Secret Security Supercomputer Cielo, What Are You Working on Today?
Maintaining America's nuclear deterrent is a 24x7 job, but Cielo isn't complaining.
TOP500 Rank: 6
Vital Stats: System: Cray XE6 8-core 2.4 GHz running Linux. Processors: AMD x86_64 Opteron 8 Core 2400 MHz (9.6 gigaflops). Sustained performance: 1.11 petaflops. The hardware takes up about 1,500 square feet but uses less than 4 megawatts of energy. The system consists of 96 cabinets with nearly 9,000 compute nodes and approximately 300 terabytes of memory.
What Are You Up To? Installed this year, Cielo is Los Alamos National Labs’ newest nuclear weapons modeling and simulation platform. As such, specifics on what it’s working on at any given time are closely held. Cielo works for three national laboratories: Los Alamos National Laboratory (LANL), Sandia National Laboratories (SNL), and Lawrence Livermore National Laboratory (LLNL). Like its sister system Roadrunner, it performs advanced physics and predictive simulations to assure the safety, security, and effectiveness of the U.S. nuclear deterrent.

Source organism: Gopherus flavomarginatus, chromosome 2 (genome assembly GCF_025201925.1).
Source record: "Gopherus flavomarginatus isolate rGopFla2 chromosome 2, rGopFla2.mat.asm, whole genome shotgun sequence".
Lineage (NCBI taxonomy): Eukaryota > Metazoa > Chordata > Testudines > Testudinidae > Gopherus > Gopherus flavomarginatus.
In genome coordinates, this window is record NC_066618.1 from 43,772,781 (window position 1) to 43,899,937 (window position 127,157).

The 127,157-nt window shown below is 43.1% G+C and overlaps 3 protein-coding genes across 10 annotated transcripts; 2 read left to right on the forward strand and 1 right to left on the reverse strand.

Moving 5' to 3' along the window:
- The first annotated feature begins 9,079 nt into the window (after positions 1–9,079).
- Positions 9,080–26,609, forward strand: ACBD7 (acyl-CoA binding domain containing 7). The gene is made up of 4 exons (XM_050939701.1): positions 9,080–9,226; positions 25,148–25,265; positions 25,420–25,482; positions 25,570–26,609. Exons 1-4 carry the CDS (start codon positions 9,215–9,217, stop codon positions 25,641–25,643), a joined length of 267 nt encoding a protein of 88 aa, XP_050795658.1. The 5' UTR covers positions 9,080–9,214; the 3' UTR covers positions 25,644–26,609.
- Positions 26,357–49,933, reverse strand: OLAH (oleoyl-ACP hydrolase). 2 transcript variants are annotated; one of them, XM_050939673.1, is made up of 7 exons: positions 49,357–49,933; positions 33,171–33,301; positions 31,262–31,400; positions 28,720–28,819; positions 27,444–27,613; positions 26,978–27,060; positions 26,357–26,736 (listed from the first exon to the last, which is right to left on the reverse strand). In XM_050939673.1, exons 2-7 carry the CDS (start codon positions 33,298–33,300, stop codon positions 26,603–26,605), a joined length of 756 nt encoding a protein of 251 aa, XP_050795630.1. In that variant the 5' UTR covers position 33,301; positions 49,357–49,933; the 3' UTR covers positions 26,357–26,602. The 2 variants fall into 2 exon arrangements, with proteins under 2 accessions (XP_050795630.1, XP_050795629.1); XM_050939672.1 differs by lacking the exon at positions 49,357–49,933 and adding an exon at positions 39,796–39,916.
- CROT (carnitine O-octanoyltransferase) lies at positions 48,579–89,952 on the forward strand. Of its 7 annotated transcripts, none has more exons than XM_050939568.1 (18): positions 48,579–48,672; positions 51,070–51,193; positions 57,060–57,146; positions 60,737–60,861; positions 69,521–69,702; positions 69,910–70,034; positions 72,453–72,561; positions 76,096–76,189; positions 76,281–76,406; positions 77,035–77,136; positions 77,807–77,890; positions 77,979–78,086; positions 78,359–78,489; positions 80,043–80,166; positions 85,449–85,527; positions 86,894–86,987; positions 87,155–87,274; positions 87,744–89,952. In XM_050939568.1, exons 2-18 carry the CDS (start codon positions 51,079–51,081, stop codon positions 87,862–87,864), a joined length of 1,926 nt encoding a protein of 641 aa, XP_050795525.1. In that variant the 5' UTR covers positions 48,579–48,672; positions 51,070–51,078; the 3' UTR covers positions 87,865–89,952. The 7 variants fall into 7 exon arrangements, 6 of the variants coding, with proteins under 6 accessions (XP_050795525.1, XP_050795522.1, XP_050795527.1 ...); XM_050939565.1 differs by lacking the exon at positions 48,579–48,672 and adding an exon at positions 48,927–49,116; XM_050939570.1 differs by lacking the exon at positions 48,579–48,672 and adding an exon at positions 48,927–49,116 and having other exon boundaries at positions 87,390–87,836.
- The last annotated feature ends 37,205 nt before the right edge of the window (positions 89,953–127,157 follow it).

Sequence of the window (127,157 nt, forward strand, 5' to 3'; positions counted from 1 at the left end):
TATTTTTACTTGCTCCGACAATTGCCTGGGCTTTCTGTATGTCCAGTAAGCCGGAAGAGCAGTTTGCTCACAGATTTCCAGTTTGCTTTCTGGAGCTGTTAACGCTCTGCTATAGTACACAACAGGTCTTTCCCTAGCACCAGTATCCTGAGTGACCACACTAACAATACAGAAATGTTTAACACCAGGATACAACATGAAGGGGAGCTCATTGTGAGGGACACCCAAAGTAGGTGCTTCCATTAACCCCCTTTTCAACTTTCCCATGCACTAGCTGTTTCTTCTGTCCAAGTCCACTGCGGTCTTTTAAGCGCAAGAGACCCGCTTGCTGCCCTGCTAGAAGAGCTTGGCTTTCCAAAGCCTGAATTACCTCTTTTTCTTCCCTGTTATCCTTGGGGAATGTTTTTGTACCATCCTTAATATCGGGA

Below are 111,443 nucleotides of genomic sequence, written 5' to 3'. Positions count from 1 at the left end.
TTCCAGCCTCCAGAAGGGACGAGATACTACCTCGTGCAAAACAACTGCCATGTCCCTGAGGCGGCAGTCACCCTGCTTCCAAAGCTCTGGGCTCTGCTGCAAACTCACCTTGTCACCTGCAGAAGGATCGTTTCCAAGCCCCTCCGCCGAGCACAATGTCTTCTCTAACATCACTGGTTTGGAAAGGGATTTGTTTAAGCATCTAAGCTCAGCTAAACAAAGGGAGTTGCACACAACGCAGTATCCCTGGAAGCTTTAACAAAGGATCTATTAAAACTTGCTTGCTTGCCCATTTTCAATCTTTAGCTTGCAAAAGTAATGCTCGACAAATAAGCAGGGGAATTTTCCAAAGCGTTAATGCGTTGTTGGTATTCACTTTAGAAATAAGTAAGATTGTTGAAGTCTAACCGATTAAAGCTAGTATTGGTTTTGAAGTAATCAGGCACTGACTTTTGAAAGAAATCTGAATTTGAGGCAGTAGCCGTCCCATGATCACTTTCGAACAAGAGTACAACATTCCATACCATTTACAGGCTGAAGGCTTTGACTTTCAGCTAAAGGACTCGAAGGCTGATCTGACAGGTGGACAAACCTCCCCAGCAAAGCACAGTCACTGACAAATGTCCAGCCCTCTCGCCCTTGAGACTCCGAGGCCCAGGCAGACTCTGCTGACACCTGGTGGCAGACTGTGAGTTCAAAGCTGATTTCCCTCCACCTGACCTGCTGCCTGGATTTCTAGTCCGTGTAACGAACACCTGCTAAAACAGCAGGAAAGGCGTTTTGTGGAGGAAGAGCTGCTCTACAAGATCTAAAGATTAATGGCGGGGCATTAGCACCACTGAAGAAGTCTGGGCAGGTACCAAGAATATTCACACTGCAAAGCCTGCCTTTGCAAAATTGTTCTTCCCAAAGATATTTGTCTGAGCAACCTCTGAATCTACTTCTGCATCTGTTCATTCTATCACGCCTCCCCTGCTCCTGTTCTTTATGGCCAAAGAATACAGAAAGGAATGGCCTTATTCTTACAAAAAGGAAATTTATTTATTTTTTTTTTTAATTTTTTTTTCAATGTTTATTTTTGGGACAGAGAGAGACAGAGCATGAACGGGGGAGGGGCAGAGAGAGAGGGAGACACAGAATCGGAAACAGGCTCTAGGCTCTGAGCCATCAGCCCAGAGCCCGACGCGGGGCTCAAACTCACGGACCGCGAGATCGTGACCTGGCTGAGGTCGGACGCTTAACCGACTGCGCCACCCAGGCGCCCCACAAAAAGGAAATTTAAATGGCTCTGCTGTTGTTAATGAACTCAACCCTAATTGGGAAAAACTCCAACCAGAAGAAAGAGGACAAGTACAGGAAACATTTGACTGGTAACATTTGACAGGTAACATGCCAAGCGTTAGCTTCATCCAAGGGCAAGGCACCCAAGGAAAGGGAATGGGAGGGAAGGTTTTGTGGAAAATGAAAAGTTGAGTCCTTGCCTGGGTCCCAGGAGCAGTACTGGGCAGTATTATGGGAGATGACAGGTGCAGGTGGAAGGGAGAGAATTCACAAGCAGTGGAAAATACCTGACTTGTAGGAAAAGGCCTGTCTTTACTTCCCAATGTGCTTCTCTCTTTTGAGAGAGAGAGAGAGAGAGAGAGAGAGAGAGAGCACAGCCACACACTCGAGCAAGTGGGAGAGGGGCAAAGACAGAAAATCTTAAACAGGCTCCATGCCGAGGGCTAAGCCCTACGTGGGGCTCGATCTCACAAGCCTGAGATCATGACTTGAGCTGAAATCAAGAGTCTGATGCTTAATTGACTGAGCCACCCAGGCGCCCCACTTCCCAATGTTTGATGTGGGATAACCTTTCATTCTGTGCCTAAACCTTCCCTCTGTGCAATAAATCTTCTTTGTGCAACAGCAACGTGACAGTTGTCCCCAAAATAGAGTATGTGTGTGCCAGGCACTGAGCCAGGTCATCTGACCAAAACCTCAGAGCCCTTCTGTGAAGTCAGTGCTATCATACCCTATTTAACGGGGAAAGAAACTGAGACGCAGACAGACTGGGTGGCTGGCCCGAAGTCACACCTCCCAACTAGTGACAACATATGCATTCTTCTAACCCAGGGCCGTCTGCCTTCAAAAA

Cielo did tell us it is running roughly 20 projects on the particular day in question, all above our security clearance. But it has busier days. On a recent unspecified day, it ran 663 jobs ranging in size from 1 node to 4096 nodes (the system has a total of 8192 nodes). Each node contains two 8 core processor chips. With all that work Cielo gives a good deal of credit to its filing system, which puts your USB 3.0-equipped external hard drive to shame. The 10-petabyte storage system moves files between supercomputers and storage at speeds approaching 8 gigabits per second.
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